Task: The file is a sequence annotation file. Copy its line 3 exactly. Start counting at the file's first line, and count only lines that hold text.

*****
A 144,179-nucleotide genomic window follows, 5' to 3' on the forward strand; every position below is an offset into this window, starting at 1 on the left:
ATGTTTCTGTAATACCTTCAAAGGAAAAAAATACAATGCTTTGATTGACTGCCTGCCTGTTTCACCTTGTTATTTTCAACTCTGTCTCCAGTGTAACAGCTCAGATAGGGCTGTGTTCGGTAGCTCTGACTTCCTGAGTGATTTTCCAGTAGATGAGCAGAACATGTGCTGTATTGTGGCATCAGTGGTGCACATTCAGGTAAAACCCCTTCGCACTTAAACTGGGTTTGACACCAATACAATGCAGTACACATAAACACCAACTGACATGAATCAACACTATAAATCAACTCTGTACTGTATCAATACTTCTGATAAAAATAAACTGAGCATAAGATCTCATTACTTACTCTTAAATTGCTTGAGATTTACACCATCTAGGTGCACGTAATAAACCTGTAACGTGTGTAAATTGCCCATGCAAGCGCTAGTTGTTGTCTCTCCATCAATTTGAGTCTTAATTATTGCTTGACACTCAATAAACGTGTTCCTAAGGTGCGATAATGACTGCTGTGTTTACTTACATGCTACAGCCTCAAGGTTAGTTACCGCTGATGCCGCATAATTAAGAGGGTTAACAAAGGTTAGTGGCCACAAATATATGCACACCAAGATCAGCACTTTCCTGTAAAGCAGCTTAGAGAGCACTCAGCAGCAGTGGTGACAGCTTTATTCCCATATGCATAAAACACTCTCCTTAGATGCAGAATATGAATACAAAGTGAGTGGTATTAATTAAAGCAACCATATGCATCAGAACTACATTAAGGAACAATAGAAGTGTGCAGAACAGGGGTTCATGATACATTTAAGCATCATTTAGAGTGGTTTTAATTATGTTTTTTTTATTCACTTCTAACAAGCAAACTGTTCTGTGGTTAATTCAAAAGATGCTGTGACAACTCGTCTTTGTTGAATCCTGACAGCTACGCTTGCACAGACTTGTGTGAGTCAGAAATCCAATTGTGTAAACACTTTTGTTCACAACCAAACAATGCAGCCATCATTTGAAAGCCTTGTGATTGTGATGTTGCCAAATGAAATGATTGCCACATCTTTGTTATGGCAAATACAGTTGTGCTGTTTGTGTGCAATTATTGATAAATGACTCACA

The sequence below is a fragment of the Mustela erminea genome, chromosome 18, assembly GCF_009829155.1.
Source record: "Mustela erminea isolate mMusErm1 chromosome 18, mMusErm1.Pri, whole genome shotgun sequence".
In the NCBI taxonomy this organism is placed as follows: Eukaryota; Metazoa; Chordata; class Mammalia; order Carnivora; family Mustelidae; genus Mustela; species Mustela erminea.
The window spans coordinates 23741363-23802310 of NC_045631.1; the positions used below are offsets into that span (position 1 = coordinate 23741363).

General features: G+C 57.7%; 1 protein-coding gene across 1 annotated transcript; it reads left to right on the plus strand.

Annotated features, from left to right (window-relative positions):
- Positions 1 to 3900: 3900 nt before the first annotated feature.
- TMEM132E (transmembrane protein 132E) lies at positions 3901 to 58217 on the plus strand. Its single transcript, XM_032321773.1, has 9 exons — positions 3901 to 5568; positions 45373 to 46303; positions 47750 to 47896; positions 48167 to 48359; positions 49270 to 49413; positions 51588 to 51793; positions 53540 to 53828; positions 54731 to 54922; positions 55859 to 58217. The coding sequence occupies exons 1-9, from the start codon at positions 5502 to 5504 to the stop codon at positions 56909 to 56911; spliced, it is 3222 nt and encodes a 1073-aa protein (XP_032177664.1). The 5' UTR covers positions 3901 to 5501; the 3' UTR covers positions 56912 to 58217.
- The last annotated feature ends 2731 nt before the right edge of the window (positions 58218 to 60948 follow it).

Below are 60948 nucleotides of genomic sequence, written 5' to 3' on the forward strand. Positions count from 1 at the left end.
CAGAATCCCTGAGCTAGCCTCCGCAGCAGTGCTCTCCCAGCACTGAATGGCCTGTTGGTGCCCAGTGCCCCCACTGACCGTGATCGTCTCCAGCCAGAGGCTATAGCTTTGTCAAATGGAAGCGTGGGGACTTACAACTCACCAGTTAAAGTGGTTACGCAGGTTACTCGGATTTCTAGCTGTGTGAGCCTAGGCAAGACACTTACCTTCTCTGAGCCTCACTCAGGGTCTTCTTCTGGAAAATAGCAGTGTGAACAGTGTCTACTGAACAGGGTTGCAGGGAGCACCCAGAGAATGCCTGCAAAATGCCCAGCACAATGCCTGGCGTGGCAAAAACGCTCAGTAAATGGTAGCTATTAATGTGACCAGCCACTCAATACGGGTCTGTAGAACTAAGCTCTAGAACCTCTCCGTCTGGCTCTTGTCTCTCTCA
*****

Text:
The sequence below is a fragment of the Mustela erminea genome, chromosome 18, assembly GCF_009829155.1.